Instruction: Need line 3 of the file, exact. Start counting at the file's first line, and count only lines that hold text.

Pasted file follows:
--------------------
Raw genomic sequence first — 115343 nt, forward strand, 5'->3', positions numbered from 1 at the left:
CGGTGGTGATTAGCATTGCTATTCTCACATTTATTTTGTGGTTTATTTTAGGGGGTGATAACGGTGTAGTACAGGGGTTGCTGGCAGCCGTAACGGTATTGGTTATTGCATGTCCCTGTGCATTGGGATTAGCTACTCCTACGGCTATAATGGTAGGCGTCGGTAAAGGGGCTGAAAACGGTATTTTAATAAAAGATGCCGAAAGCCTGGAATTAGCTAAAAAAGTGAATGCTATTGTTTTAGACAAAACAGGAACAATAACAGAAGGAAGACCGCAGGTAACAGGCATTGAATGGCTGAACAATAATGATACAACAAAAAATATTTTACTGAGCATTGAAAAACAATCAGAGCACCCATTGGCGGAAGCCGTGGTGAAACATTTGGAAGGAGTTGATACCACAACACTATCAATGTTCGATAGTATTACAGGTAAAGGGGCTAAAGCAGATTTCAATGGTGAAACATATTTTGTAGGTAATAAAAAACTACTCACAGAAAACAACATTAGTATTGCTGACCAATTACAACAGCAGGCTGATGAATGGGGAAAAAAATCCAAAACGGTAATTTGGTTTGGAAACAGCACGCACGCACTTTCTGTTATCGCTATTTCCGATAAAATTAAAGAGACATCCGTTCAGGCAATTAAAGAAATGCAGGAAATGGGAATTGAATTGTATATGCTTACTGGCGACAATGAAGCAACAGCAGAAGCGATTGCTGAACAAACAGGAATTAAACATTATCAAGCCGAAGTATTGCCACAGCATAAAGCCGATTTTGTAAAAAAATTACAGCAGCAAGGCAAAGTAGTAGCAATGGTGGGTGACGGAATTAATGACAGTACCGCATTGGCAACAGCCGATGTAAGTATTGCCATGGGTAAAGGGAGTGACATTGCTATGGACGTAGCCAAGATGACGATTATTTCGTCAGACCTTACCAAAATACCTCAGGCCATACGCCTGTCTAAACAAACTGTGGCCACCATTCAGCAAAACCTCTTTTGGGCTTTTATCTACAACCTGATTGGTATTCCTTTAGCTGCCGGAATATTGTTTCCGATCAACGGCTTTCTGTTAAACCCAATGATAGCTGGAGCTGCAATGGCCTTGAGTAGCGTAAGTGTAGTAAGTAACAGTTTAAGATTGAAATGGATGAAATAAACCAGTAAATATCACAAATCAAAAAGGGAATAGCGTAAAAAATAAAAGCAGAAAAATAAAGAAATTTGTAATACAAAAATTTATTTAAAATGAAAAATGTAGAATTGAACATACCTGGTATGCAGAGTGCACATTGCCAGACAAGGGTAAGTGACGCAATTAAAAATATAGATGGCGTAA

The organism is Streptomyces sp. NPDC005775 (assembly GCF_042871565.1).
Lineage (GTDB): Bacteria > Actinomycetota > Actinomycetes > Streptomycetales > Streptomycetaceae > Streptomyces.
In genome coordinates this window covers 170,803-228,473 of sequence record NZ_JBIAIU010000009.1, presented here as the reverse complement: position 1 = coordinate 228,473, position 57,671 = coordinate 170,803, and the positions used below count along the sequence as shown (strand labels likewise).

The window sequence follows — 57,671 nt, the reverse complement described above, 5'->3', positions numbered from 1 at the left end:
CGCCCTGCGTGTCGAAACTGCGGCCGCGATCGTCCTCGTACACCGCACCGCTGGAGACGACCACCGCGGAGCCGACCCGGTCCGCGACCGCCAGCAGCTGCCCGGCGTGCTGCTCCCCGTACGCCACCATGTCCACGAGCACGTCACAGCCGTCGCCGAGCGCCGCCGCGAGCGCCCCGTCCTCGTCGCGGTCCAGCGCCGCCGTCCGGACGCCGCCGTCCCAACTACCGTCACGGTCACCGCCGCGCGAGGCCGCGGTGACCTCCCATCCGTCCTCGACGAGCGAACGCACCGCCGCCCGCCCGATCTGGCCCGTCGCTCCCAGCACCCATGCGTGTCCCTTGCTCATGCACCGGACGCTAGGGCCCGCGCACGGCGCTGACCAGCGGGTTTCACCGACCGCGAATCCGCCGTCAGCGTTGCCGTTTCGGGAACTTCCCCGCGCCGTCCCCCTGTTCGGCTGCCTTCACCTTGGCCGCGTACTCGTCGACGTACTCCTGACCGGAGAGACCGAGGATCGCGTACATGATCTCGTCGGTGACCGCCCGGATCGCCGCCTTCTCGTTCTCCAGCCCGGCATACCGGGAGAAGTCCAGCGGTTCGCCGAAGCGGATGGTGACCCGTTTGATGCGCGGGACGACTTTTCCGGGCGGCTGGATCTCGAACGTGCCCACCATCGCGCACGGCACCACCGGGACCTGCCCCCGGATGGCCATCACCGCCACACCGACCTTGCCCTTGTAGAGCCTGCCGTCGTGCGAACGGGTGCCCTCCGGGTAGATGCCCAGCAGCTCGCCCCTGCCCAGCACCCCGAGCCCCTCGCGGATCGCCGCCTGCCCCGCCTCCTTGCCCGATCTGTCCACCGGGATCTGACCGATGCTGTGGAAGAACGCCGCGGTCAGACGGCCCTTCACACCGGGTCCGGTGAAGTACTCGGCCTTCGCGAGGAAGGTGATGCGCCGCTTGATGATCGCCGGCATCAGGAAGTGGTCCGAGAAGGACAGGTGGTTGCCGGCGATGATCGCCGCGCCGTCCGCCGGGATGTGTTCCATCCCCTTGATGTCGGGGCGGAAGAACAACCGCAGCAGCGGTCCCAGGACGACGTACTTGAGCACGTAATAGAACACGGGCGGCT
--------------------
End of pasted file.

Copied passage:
The organism is Streptomyces sp. NPDC005775 (assembly GCF_042871565.1).